younger than me. Once, about 15 years ago, when I was living mostly in
Los Angeles, he said to me, “Lloyd, you think you know how to ride a
horse, don’t you?”
“Of course I know how to ride a horse,” I said.
“No, you don’t. You don’t know anything about riding a horse. But I’m going to teach you.”
He gave me one of the two McClellan saddles he owned, and one of the
two horses he kept out at a stable in Sylmar, at the northwest edge of
the San Fernando Valley, and we started riding together every day, just
after dawn, up in the San Gabriel Mountains above Sylmar.
Kevin taught me everything he knew about horses, which was just about
everything there is to know about horses. He taught me that the trick
of riding is trying to be as decent and noble and gallant as the animal
who’s carrying you — and to learn how to do it with ease and grace.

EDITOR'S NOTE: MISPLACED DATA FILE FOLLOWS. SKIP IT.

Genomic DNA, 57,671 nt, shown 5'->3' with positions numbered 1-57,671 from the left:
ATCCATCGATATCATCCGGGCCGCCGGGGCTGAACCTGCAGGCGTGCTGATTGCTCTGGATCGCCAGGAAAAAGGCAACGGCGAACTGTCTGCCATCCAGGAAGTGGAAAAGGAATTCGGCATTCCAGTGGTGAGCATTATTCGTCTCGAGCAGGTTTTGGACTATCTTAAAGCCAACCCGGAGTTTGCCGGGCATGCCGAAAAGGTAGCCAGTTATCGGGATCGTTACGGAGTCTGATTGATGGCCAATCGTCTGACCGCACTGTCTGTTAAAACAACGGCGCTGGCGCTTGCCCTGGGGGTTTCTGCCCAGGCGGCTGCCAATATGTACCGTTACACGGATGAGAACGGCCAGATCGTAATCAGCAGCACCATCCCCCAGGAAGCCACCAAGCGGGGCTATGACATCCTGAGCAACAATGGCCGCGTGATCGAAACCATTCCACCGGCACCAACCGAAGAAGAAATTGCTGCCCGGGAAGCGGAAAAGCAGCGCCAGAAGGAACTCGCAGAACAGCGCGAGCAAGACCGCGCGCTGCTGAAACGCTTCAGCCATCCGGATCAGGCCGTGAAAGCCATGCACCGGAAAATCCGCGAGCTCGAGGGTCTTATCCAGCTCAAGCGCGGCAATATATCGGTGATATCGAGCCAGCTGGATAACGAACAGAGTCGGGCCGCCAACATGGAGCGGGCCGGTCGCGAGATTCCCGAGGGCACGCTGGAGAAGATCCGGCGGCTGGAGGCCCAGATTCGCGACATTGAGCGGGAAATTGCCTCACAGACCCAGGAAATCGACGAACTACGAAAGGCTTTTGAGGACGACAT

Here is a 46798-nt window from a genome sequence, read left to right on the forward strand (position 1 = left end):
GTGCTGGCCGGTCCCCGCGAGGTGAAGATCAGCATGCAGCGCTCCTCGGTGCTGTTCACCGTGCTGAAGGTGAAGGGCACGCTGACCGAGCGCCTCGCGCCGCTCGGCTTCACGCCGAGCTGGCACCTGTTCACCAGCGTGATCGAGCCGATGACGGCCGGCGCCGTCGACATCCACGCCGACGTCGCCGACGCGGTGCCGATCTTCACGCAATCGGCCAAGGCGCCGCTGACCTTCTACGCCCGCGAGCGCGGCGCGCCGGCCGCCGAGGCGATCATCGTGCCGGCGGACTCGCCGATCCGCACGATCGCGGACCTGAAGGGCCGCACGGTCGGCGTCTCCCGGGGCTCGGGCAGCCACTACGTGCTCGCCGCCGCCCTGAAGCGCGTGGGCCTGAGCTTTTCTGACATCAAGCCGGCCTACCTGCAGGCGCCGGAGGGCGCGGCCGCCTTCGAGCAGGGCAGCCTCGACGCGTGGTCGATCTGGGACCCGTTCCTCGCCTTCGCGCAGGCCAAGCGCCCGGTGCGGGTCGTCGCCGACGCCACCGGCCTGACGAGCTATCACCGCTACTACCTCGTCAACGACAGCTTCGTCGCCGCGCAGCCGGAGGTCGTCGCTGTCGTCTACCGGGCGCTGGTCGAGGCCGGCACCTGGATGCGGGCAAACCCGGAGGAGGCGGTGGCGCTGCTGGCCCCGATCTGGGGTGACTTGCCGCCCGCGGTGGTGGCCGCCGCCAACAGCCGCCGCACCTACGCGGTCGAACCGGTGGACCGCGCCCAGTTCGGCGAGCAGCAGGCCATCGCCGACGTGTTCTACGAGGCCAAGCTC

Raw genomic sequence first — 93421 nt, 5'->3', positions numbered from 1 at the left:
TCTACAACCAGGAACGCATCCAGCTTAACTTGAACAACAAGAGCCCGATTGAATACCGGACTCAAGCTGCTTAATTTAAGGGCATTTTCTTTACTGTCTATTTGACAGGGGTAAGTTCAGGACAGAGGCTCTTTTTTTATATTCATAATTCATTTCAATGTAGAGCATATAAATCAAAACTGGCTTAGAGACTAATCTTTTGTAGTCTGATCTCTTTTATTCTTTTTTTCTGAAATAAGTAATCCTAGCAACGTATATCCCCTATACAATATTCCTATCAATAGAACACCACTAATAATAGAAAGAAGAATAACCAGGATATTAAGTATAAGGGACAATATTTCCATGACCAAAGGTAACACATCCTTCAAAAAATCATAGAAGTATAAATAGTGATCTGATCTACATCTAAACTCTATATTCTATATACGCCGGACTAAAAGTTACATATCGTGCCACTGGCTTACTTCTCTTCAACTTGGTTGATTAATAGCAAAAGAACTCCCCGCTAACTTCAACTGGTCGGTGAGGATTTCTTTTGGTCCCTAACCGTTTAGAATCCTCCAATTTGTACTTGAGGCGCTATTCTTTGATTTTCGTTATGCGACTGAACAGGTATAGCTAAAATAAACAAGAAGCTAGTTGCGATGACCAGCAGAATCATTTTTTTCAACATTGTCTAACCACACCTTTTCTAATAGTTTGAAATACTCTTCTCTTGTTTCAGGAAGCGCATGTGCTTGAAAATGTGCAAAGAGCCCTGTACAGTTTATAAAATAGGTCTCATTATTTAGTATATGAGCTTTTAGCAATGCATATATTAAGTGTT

I tried to absorb what he taught with my mind, but what he taught were
things you can only learn with your body and your heart. Once, when I
was trying to learn how to sit the trot — not the easiest thing to do
in a McClellan — he said, “Lloyd, can you just forget for five seconds
that you were raised Protestant?”
Sometimes when I’m drifting off to sleep I’ll retrace one of our trails
through the San Gabriels in my mind, trying to remember every turn of
Kevin is always with me on those ghosts rides, and always will be. He
was a fine horseman, and fine horsemen are in touch with something
Cast a cold eye on life, on death.
Horseman, pass by!